His offices were near the Cathedral of Our Lady of Africa, a few paces from the main square, down a side street and up a narrow staircase on the second floor. The climb could be difficult at times, but he was still strong, despite his sixty-three years, and had learned to ignore the pain. At the top, a green door with frosted glass led to a small room with an oak desk in a corner. A computer sat on the top; in a drawer, hidden from view, was his 20cm-barrel, ivory-grip .357-calibre Magnum Colt Python, which he liked to polish before lunch every day. On the wall, next to the portrait of Franco and embossed in gold on a wooden plaque, was written the motto of the Legión: Todo por la Patria: ‘Everything for the Fatherland’.
Within moments of his arrival, there was a rap on the door and a small middle-aged man with a white apron tied around his waist came in bearing a tray.
‘Buenos días, Señor Coronel.’
‘Buenos días, Paco,’ Terreros answered stiffly.
‘You’ve heard about the latest assault on the border?’
The barman leaned across and placed Terreros’s café cortado on the edge of the desk with a slight tremble of the hand. It was only half-past eight in the morning, but Paco had been up since five, cleaning and setting up his premises for the early workers stopping off for coffee and brandy before clocking on. Then came the rounds of shops and nearby offices, each with their regular and very specific orders. The steps up to the colonel’s office were the worst, and he left it till last, when his tray was that bit less heavy. Days when the wind came from the east – the Levante – were the worst, causing his joints to ache. Today was less bad, but he could never reach the green door without panting and breaking into a sweat.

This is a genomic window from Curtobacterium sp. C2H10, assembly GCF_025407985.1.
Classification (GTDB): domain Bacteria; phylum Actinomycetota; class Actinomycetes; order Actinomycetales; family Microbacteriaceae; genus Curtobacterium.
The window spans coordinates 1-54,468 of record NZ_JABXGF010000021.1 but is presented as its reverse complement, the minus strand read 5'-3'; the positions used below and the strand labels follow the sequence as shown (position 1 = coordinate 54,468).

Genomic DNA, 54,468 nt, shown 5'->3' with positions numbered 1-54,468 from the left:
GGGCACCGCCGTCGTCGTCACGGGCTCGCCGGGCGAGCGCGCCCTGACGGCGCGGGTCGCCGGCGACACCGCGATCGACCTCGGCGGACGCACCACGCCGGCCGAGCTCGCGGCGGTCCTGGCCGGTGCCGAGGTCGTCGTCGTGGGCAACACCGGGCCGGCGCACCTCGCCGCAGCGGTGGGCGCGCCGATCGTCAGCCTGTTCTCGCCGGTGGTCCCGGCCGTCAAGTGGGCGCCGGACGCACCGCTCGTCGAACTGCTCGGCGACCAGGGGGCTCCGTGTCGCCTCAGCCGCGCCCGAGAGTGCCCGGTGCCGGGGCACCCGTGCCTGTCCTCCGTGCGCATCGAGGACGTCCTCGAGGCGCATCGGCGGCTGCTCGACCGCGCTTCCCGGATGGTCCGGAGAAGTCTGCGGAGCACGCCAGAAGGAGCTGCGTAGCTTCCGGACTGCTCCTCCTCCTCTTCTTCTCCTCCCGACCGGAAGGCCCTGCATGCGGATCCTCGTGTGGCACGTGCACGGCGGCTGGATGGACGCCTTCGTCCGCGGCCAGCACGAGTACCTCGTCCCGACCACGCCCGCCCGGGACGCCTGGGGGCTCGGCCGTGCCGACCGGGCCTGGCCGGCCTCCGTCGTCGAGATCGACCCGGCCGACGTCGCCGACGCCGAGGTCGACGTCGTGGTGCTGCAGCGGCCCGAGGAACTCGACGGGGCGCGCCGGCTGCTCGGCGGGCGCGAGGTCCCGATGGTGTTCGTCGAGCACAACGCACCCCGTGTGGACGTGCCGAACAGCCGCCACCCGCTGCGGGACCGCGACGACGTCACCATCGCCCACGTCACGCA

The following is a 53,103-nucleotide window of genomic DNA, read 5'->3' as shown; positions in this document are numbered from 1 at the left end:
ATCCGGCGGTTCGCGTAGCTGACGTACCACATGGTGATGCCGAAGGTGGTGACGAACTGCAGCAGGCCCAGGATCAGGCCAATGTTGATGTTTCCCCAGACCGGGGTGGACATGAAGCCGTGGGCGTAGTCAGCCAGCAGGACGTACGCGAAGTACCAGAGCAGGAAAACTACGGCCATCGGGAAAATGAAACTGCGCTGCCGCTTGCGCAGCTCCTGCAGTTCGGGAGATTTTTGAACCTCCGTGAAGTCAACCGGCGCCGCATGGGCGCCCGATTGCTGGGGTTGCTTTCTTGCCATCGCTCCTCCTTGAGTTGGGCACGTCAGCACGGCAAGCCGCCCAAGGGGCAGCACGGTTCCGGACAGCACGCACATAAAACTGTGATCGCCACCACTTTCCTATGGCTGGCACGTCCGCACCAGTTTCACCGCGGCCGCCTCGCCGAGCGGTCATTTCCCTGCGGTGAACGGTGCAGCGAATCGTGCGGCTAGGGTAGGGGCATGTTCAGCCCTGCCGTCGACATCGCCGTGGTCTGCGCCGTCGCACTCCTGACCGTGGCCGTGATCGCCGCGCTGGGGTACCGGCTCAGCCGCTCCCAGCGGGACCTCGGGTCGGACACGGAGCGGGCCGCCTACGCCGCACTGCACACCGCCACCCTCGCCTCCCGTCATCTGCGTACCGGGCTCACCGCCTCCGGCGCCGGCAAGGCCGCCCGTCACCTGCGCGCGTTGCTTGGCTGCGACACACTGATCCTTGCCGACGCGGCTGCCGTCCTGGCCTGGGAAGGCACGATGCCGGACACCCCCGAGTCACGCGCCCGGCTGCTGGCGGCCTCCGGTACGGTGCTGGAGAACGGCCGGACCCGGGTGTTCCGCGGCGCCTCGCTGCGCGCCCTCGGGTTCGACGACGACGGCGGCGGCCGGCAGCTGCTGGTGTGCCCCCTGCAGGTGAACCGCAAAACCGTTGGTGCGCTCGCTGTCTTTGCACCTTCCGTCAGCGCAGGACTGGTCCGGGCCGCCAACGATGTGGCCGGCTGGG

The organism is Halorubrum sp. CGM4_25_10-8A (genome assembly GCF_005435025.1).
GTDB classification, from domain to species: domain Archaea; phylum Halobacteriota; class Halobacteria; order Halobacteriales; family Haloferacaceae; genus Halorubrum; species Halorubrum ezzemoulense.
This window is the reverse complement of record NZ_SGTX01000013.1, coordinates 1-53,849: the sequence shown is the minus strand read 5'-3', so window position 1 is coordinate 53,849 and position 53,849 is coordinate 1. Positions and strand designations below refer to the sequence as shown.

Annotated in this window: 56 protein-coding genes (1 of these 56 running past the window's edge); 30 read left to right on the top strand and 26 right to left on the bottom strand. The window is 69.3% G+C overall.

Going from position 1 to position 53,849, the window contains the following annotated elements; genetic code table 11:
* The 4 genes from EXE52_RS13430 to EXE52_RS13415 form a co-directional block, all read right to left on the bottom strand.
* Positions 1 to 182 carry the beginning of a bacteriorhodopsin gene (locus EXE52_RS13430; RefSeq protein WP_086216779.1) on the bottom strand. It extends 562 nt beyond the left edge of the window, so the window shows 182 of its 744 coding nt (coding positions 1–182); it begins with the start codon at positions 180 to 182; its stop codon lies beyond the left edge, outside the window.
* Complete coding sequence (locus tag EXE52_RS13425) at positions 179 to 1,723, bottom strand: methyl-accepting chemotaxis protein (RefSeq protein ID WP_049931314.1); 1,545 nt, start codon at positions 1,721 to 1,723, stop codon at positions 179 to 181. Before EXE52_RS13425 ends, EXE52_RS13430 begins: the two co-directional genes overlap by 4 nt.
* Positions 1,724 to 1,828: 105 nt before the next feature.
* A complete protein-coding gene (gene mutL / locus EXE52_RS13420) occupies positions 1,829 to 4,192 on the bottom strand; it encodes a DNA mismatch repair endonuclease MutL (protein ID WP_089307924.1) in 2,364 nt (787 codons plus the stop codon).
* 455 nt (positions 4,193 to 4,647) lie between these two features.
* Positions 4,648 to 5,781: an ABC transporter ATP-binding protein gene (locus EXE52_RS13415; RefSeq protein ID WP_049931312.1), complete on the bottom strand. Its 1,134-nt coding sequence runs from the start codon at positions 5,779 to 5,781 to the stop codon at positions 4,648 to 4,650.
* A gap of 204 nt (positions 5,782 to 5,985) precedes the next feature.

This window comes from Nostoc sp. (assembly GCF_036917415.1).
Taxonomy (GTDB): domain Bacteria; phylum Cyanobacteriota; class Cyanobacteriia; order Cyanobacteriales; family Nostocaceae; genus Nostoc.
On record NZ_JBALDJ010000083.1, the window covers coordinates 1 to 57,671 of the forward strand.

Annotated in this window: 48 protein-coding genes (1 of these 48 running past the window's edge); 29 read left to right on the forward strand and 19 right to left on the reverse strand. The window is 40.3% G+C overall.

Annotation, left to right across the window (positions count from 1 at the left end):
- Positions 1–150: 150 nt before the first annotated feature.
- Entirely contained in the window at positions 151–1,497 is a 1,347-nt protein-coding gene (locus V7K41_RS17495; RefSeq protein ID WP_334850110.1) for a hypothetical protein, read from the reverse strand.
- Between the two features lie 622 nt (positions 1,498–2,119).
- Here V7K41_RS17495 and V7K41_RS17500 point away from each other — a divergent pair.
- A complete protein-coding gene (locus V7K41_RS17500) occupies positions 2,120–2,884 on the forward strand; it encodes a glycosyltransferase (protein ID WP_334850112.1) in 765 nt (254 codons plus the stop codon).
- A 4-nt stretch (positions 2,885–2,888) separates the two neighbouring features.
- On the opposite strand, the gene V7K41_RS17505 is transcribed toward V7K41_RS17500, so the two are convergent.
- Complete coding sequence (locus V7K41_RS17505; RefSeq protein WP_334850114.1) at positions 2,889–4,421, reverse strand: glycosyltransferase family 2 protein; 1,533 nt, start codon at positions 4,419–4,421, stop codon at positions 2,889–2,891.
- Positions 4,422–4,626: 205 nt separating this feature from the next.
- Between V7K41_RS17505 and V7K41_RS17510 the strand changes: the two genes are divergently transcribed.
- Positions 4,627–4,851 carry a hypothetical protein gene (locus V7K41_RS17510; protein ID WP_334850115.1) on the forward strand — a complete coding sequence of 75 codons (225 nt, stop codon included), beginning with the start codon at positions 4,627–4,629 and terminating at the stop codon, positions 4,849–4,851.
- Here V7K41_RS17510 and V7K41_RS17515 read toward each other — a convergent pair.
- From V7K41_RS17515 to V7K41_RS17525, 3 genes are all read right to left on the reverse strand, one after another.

Paco’s reward, however, was to allow himself a moment’s conversation – never too long; they were both busy men – with the colonel. Terreros was not merely a retired military officer, he was ex-Legión, and no matter what was happening either in Spain or the rest of the world, he had opinions and insights that needed to be listened to. Paco liked to think that the colonel in his turn appreciated the titbits that he brought every so often – rumours, overheard conversations, mere gossip in many cases. But it gave Terreros another ear to the ground. Paco never knew exactly what the colonel did up here. The plaque at the ground-floor entrance described his office as ‘La Asociación de Ayuda para Legionarios (the Veteran Legionarios’ Welfare Association). But quite what that work entailed he could not say. And despite carrying out occasional favours for the colonel, he never asked.
Today there was something fresh to talk about. The colonel almost certainly knew about the large group – some said as many as a thousand – of sub-Saharan African men who had tried to storm the border between Morocco and Ceuta during the night. Such incidents were becoming more and more frequent, despite the use of razor wire to keep them at bay. Unlike earlier attempts, however, the previous night’s break-in had resulted in over twenty deaths: some of the Guardia Civil officers on the Spanish side had panicked and started firing rubber bullets, at which point the would-be immigrants had jumped into the sea. But instead of swimming to the First World, many had only made it to the next world instead. Patrol boats had spent the hours since dawn picking bodies out of the water.
Terreros nodded as Paco loitered for a moment in his office, his now-empty tray held at his side.
‘It was mentioned on the radio,’ Terreros said.